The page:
Differences in Healthcare Utilization by Birth Cohort Over the Past 34 Years and Potential Policy Implications

Michael Davern, University of Minnesota
Brian Lee, University of Minnesota
Pamela Johnson, University of Minnesota
Lynn Blewett, University of Minnesota

We examine whether there are cohort effects in healthcare utilization over the last 34 years, we examine healthcare utilization using National Health Interview Survey (NHIS) data obtained from a new data resource called the Integrated Health Interview Series (IHIS). The IHIS is a harmonized set of variables from the NHIS public use microdata files from 1969 to the present, which allows easy access to all years of data. Our preliminary results show signs of a cohort effect in that each successive cohort is utilizing medical doctors more frequently than the last at the same age and that the divergence seems to be growing over time. Our analysis could have implications for how we estimate the impact of population aging on healthcare expenditures in the United States. Current expenditure models assume that age-specific utilization rates from one cohort can be applied to project the utilization and costs of the next.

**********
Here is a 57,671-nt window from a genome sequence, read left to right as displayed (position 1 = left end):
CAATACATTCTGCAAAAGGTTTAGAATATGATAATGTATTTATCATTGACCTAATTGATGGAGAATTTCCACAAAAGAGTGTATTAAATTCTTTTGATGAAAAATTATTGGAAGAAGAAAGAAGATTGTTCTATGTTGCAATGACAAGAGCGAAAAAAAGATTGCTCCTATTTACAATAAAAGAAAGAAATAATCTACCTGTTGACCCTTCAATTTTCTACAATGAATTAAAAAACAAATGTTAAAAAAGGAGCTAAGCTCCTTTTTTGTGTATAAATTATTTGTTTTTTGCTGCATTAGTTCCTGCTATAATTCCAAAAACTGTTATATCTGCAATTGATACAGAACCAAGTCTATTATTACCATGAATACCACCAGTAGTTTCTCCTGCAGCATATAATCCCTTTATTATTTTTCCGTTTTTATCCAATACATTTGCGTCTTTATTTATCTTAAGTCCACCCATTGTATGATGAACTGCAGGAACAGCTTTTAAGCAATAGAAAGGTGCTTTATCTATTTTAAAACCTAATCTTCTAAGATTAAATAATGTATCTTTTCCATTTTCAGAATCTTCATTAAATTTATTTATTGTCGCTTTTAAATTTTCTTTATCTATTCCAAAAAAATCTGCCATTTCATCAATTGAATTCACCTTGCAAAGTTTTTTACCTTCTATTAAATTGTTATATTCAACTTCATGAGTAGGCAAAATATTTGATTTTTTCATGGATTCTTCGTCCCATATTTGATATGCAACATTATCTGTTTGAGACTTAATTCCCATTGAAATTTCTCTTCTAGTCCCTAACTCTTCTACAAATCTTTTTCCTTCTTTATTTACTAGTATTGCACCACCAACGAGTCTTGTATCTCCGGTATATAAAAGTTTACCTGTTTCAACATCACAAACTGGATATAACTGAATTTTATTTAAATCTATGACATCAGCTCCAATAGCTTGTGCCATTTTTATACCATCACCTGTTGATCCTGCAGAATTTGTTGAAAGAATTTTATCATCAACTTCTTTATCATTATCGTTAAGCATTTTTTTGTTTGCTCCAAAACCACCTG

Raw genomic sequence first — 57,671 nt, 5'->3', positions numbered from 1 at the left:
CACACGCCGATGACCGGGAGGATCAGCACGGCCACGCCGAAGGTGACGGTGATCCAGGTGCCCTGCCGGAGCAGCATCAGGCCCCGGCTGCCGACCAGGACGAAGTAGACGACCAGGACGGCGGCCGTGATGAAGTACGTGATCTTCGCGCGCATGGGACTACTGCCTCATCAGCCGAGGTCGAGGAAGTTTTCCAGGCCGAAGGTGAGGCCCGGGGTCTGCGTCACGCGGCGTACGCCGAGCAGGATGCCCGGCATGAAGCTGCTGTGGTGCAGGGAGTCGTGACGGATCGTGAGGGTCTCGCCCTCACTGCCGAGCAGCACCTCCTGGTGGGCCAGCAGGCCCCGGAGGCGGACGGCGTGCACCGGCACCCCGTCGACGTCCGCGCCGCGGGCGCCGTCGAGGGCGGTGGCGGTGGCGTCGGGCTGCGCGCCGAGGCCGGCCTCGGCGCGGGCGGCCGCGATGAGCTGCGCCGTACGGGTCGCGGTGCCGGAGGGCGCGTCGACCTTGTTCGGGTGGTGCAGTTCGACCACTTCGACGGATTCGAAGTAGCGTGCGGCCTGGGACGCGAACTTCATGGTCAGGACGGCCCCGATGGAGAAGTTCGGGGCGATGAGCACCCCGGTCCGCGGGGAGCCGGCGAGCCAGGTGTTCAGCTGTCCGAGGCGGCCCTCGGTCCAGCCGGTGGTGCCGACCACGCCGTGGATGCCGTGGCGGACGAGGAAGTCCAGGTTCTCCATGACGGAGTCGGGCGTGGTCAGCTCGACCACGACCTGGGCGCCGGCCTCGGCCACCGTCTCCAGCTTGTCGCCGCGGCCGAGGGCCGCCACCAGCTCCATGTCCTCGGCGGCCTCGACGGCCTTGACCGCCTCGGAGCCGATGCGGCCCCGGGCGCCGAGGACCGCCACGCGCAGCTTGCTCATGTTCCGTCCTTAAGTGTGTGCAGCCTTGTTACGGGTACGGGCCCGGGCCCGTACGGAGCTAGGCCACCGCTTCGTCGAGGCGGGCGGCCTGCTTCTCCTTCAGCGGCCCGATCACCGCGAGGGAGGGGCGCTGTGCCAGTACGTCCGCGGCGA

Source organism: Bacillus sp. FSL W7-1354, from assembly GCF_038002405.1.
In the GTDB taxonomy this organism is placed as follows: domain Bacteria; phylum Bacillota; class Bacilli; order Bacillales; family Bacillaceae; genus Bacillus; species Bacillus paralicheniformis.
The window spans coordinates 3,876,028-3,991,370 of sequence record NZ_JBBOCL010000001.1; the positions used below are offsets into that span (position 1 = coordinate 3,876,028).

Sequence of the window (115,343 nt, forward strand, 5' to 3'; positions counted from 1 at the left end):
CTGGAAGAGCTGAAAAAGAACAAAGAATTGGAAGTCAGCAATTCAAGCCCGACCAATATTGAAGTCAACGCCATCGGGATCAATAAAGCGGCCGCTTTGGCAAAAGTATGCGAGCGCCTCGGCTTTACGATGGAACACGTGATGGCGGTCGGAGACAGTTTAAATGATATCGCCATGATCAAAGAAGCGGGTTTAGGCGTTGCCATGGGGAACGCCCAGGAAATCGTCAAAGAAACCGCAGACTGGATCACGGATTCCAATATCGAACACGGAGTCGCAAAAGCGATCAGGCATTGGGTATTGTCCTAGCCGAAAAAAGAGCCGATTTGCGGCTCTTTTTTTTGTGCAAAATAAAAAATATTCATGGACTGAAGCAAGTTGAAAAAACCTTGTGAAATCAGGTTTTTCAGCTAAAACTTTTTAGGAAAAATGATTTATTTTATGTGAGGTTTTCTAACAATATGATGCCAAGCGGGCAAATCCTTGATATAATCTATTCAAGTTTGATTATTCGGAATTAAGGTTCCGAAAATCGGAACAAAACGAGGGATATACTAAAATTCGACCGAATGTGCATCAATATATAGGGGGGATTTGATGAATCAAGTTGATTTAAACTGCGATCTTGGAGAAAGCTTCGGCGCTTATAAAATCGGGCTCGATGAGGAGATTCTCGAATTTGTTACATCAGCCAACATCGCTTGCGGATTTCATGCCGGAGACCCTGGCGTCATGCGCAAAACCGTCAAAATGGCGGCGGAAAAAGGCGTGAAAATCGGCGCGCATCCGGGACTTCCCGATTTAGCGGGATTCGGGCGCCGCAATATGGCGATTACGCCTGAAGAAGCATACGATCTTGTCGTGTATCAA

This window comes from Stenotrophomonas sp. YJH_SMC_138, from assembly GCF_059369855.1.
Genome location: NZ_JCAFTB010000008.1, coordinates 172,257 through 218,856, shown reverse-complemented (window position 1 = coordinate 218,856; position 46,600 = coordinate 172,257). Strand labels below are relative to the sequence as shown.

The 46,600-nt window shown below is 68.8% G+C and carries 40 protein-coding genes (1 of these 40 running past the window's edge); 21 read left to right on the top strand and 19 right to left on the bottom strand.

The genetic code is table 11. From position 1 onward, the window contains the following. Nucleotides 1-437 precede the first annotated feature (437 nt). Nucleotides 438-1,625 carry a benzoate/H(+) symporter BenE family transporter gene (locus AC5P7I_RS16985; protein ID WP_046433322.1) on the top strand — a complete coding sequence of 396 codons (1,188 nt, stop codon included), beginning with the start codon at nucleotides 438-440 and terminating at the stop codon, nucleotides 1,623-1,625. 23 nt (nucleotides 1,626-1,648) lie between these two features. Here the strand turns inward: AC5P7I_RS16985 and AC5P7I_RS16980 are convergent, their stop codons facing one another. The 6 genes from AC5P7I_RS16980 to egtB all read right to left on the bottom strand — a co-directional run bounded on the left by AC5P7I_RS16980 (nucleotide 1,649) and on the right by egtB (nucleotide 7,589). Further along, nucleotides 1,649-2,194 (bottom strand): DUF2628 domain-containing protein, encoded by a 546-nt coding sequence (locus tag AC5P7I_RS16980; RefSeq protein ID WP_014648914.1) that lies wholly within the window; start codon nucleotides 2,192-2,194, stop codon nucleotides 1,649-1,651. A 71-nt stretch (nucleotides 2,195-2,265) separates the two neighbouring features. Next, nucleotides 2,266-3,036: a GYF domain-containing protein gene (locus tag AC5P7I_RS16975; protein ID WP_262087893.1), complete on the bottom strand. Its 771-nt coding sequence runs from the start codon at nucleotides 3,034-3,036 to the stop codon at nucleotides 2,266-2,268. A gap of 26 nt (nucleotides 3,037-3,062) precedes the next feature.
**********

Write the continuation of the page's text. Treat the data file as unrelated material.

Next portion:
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Presented in Poster Session 6